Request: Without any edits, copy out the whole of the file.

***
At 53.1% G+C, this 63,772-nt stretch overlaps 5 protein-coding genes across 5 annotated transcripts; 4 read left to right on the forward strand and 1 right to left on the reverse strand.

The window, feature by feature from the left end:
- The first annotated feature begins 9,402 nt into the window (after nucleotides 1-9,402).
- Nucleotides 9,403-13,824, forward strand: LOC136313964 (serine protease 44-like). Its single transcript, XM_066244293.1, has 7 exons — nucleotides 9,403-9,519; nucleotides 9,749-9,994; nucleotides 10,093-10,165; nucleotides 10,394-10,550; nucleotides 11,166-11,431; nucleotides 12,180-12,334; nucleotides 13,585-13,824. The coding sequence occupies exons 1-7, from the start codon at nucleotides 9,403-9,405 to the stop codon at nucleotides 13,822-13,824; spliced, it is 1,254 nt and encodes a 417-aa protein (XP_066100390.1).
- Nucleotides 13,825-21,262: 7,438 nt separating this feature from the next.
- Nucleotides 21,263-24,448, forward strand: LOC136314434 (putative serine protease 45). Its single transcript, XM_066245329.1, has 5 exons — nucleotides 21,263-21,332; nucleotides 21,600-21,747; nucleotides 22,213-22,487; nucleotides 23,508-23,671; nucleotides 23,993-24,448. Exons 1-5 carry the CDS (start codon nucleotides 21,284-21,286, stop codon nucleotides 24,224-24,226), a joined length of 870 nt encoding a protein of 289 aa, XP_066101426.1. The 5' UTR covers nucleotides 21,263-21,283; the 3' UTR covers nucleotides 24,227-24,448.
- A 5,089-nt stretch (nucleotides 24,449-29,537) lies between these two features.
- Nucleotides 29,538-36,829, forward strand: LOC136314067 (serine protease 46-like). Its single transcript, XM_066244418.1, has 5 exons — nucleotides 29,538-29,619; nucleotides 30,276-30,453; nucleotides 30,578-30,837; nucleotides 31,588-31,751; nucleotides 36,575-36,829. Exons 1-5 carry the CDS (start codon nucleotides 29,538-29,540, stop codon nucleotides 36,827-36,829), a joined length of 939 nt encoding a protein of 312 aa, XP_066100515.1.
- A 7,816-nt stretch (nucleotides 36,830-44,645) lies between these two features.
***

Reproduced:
At 53.1% G+C, this 63,772-nt stretch overlaps 5 protein-coding genes across 5 annotated transcripts; 4 read left to right on the forward strand and 1 right to left on the reverse strand.

The window, feature by feature from the left end:
- The first annotated feature begins 9,402 nt into the window (after nucleotides 1-9,402).
- Nucleotides 9,403-13,824, forward strand: LOC136313964 (serine protease 44-like). Its single transcript, XM_066244293.1, has 7 exons — nucleotides 9,403-9,519; nucleotides 9,749-9,994; nucleotides 10,093-10,165; nucleotides 10,394-10,550; nucleotides 11,166-11,431; nucleotides 12,180-12,334; nucleotides 13,585-13,824. The coding sequence occupies exons 1-7, from the start codon at nucleotides 9,403-9,405 to the stop codon at nucleotides 13,822-13,824; spliced, it is 1,254 nt and encodes a 417-aa protein (XP_066100390.1).
- Nucleotides 13,825-21,262: 7,438 nt separating this feature from the next.
- Nucleotides 21,263-24,448, forward strand: LOC136314434 (putative serine protease 45). Its single transcript, XM_066245329.1, has 5 exons — nucleotides 21,263-21,332; nucleotides 21,600-21,747; nucleotides 22,213-22,487; nucleotides 23,508-23,671; nucleotides 23,993-24,448. Exons 1-5 carry the CDS (start codon nucleotides 21,284-21,286, stop codon nucleotides 24,224-24,226), a joined length of 870 nt encoding a protein of 289 aa, XP_066101426.1. The 5' UTR covers nucleotides 21,263-21,283; the 3' UTR covers nucleotides 24,227-24,448.
- A 5,089-nt stretch (nucleotides 24,449-29,537) lies between these two features.
- Nucleotides 29,538-36,829, forward strand: LOC136314067 (serine protease 46-like). Its single transcript, XM_066244418.1, has 5 exons — nucleotides 29,538-29,619; nucleotides 30,276-30,453; nucleotides 30,578-30,837; nucleotides 31,588-31,751; nucleotides 36,575-36,829. Exons 1-5 carry the CDS (start codon nucleotides 29,538-29,540, stop codon nucleotides 36,827-36,829), a joined length of 939 nt encoding a protein of 312 aa, XP_066100515.1.
- A 7,816-nt stretch (nucleotides 36,830-44,645) lies between these two features.